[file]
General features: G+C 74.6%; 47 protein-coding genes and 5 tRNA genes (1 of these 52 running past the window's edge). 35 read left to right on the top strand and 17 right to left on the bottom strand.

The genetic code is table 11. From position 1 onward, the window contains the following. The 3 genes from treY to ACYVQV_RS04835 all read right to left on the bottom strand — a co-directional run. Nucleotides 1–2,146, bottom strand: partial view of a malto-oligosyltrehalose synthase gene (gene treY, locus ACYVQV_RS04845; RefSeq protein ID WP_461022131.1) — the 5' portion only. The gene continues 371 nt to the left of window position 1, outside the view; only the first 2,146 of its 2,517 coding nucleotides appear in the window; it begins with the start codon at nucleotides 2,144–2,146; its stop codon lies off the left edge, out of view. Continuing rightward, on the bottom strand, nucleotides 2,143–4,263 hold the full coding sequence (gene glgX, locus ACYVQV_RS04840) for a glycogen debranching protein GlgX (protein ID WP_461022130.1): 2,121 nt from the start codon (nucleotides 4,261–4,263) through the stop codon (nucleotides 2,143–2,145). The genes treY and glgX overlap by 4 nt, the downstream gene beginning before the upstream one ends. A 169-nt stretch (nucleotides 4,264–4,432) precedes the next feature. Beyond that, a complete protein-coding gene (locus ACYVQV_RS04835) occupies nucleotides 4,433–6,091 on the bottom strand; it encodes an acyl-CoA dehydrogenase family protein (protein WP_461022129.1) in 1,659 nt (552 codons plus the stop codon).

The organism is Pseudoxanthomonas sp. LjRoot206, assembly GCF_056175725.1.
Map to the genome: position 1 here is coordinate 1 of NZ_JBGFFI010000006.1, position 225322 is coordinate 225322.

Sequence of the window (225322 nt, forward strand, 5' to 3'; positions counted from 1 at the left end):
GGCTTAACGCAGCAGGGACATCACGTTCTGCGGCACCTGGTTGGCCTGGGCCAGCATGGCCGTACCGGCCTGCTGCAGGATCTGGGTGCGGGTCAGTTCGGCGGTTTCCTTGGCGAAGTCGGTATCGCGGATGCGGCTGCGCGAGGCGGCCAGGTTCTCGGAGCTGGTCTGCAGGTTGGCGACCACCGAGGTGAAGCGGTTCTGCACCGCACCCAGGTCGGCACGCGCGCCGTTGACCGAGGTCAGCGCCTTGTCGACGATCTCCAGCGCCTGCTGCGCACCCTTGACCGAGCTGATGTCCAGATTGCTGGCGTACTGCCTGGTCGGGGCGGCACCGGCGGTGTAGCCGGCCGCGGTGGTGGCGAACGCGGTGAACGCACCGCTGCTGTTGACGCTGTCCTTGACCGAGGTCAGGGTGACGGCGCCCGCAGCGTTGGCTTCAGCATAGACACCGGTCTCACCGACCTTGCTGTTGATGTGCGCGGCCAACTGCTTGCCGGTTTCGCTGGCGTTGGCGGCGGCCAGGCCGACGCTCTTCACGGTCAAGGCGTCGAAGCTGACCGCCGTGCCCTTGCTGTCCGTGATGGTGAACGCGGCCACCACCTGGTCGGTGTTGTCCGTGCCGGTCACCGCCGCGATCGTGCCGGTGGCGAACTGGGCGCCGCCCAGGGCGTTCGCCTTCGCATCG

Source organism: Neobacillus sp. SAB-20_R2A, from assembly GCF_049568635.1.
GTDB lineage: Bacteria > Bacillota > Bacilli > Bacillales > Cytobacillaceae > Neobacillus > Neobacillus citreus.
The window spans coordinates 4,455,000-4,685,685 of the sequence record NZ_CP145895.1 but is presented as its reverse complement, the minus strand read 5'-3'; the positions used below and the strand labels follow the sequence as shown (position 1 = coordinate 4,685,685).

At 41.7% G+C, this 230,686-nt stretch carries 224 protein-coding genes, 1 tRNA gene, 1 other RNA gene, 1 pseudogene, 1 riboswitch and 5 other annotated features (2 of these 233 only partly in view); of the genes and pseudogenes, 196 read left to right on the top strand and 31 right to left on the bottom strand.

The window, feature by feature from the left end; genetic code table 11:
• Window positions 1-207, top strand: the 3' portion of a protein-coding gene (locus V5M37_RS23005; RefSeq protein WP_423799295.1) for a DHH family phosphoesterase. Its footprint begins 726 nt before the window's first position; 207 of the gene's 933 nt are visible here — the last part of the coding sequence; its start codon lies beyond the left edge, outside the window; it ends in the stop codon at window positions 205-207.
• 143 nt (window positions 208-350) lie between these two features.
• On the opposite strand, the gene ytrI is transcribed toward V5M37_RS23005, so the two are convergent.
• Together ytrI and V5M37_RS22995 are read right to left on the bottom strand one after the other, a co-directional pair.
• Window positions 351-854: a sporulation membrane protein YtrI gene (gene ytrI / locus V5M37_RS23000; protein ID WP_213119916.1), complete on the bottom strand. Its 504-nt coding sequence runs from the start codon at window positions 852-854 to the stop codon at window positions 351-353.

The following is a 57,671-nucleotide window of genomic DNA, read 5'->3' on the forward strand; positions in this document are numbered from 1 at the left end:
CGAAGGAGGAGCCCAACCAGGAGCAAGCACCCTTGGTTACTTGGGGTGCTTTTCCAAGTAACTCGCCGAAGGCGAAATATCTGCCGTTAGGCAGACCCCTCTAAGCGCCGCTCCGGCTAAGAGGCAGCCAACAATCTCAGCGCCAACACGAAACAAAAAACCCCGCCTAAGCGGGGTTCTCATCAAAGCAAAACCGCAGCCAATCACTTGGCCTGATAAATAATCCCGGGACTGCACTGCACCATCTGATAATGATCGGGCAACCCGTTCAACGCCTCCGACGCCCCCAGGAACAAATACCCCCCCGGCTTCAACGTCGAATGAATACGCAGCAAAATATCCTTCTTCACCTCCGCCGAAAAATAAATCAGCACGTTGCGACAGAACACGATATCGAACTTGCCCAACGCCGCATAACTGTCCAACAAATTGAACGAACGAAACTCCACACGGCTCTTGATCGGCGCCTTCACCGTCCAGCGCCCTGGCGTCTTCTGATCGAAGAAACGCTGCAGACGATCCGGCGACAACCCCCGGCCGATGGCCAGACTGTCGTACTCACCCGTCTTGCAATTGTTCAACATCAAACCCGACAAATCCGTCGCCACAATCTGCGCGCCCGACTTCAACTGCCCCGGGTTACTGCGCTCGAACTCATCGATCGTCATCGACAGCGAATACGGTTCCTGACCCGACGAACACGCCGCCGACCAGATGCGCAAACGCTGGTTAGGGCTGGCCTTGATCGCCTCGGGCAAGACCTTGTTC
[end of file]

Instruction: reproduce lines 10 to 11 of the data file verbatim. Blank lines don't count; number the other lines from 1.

At 41.7% G+C, this 230,686-nt stretch carries 224 protein-coding genes, 1 tRNA gene, 1 other RNA gene, 1 pseudogene, 1 riboswitch and 5 other annotated features (2 of these 233 only partly in view); of the genes and pseudogenes, 196 read left to right on the top strand and 31 right to left on the bottom strand.

The window, feature by feature from the left end; genetic code table 11: